Why the A’s will be better than people think in 2023
There’s no way around it, the Oakland A’s sucked in 2022. Any team is going to look awful in their first year of a rebuild, but the A’s hit a new low. They suffered their second MLB 100-loss season in 55 years of being in Oakland.
While we can sit and talk about all the bad parts, there’s a lot of hope for this A’s team heading into the next season. I’m not saying they’ll be contending, but this team is going to be better than people think heading into 2023.
The most obvious reason is the young talent on this team. The firesale of stars such as Matt Chapman and Matt Olson allowed many of their prospects to debut in 2022. Shortstop Nick Allen, whose defense is compared to Chapman’s, made his debut in April. Utility man Jonah Bride got the call in June after batting over .300 in 40 minor league games.
Catcher Shea Langeliers and outfielder Cristian Pache, the headliners in the Olson trade, both saw time in the big leagues, mainly flashing their defense. No. 2 prospect Ken Waldichuk and No. 8 prospect Jordan Díaz came up later in the season, with Waldichuk making his case to be in the 2023 rotation.
We’ll take a look at the list of A’s players to debut this season and see just how young this team is going to be. Good old Billy Beane once again got his team good prospects, and it’s going to pan out in a few years.
- SP Ken Waldichuk, 24 (via Montas-Trivino trade)
- SP Adrián Martínez, 25 (via Manaea trade)
- SP JP Sears, 26 (via Montas-Trivino trade)
- C Shea Langeliers, 24 (via Olson trade)
- SS Nick Allen, 24 (2017 draft pick)
- 1B Dermis García, 24 (minor league free agent)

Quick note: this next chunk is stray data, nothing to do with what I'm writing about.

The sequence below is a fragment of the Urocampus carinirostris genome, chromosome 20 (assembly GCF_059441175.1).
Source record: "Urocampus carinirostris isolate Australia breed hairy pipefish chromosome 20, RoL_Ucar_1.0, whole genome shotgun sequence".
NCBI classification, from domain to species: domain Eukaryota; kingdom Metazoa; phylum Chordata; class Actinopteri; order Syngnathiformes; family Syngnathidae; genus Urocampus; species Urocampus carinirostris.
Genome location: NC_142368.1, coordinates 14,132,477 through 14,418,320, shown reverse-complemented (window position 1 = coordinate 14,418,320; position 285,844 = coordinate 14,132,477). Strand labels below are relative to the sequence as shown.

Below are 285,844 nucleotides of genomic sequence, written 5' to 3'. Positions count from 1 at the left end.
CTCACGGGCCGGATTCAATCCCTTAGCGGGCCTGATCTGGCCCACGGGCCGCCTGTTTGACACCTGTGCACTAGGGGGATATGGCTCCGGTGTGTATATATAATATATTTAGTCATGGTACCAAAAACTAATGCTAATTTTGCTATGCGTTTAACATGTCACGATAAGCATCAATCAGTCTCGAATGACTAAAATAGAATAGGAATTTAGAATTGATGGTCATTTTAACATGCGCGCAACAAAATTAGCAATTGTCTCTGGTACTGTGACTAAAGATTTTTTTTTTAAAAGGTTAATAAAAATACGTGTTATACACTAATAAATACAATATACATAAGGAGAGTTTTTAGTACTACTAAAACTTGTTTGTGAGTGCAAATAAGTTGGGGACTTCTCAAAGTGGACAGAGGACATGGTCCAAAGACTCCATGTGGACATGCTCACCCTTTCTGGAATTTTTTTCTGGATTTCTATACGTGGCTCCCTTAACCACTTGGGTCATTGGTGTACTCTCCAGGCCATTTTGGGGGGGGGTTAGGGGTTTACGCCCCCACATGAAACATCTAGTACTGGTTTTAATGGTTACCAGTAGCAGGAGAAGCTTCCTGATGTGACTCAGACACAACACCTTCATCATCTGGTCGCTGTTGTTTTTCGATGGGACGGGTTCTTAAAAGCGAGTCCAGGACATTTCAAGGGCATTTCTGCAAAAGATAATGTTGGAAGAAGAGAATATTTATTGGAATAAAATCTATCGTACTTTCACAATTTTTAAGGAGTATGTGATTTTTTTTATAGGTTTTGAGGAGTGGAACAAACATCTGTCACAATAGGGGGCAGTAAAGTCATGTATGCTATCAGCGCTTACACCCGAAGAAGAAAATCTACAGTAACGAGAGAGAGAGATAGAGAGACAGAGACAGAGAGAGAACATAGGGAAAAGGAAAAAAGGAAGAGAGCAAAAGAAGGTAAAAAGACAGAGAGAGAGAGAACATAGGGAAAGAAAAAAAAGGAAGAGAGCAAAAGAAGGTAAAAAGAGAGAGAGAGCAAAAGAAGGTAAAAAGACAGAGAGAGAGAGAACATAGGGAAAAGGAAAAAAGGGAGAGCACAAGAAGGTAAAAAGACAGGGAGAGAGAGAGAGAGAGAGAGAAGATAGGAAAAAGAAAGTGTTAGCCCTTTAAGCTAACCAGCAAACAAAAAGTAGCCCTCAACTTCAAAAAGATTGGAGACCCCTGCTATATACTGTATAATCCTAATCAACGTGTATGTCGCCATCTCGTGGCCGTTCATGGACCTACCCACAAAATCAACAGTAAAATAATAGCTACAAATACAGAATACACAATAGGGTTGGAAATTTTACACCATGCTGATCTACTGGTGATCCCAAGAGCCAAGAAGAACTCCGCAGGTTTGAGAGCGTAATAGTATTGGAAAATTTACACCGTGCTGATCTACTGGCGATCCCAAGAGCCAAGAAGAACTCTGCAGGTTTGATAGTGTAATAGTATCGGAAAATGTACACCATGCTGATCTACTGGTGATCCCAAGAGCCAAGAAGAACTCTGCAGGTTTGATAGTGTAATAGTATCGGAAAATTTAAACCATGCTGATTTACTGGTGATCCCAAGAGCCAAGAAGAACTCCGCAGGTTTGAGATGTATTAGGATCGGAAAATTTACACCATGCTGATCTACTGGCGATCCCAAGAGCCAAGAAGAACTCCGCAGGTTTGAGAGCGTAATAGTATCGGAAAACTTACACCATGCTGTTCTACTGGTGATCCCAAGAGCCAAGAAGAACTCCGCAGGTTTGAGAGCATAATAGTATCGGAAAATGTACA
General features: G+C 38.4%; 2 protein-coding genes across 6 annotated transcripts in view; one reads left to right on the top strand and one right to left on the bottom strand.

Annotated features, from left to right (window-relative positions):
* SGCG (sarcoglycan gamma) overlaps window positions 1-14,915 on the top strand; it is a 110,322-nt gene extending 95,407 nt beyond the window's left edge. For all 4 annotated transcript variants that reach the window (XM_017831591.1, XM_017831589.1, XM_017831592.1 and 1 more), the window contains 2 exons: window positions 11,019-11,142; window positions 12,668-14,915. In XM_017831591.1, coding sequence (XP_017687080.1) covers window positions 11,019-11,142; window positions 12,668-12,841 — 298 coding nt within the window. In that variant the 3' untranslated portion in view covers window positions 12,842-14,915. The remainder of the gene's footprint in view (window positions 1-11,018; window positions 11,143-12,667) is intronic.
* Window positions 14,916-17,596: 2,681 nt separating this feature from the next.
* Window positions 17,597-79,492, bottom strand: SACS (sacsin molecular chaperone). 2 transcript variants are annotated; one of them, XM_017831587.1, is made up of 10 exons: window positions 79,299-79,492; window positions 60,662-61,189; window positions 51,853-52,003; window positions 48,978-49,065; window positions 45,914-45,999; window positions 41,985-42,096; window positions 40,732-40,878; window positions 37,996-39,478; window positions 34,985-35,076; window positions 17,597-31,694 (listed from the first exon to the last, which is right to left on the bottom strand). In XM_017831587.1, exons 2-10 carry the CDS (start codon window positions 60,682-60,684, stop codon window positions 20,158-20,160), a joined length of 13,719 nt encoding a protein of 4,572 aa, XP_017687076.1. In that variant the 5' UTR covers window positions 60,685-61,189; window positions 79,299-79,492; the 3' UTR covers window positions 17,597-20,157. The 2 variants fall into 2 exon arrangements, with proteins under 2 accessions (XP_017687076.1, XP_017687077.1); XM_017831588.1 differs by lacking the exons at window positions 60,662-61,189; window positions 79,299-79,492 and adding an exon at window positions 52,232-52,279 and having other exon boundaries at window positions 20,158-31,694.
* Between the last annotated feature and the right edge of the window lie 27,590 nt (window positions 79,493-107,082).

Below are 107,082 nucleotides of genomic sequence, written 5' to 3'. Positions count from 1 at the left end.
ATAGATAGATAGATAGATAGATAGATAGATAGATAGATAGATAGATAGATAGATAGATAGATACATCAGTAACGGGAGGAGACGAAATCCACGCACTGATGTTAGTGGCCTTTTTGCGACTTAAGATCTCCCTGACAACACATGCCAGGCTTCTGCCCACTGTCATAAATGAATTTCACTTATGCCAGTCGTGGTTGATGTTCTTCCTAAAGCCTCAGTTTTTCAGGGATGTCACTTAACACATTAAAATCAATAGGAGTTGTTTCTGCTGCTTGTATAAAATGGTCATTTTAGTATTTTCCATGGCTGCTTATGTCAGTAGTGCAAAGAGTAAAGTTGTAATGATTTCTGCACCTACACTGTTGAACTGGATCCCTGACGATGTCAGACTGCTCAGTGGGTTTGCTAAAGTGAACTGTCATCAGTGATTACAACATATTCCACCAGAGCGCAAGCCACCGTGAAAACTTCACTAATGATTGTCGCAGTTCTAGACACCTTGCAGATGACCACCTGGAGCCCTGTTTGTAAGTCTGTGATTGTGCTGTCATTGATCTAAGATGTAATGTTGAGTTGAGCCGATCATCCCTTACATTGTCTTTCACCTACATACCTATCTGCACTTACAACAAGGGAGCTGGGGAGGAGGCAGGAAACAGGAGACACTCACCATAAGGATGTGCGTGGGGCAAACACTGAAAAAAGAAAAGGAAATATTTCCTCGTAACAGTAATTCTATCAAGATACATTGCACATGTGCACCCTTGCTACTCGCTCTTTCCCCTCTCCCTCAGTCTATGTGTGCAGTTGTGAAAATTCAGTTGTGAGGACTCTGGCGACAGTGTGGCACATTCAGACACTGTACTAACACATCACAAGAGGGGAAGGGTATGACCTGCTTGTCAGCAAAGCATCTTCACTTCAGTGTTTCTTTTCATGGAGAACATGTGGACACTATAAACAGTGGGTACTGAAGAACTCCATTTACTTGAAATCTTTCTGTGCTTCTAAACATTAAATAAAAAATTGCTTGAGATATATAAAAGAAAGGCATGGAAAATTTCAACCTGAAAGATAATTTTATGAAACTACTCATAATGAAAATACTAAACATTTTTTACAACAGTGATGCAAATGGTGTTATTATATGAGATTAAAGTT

- INF/DH Jordan Díaz, 22 ( 2016 International FA)
- OF Cristian Pache, 23 (Olson trade)
- 3B Kevin Smith, 26 (via Chapman trade)
That’s just the kids who made their debuts this season. Flame throwers Luis Medina and Mason Miller, and possibly even No. 3 prospect Zack Gelof could debut in 2023.
Gelof leads us to our next reason why the A’s will be better than in 2022. Their talent in the minors is developing much quicker than I’m sure even Beane would’ve thought. 2020 first-round pick Tyler Soderstrom debuted in Triple-A this season at the age of 20. Between Single-A, Double-A, and Triple-A this season, Soderstrom hit 29 homers and 105 RBIs. For Gelof, a torn labrum back in June prevented a full season in Triple-A for the 22-year-old. Nevertheless, the 2021 draft pick made his second trip to Triple-A since the draft, hitting .270 with 18 homers and 66 RBIs.
While the A’s already have a good amount of MLB young talent, we still haven’t looked at the players they could still trade or even sign in free agency. Catcher Sean Murphy and outfielder Ramón Laureano could end up bringing a haul of top prospects into Oakland. Because if we know one thing about Beane, his ability to land solid prospects in his trades is impeccable.
Of course, free agent signings or even trades can lead veterans on one-year deals to fill some holes not covered by the youngsters. It also provides a rebuilding team with more trade pieces if they succeed during the season. Look at the last A’s rebuild, spanning between 2015-2017. The A’s traded for Ben Zobrist, which led to them trading him to the Royals for Sean Manaea. Old man Rich Hill signed a one-year deal with the A’s in 2016, and it led to Hill being shipped to the Dodgers alongside Josh Reddick for Frankie Montas.
Baseball fans know the story of the A’s. They spend no money, but every three-four years they surprise us and make the playoffs. They always give fits in the AL West, whether they’re contending or rebuilding. As I said, this team won’t be a winning team in 2023. But, they are going to be much better than a 100-loss team, especially the longer this young core builds chemistry over the year. Most of these prospects had amazing results in the minors, and for MLB, their defense and pitching seems to be strong as always.
I do think this team will flirt with .500 in 2024. At the rate these prospects are developing, the A’s are going to have a very good baseball team come 2025. As long as they can get their stadium situation figured out, A’s fans should be excited to see how the next core pans out.
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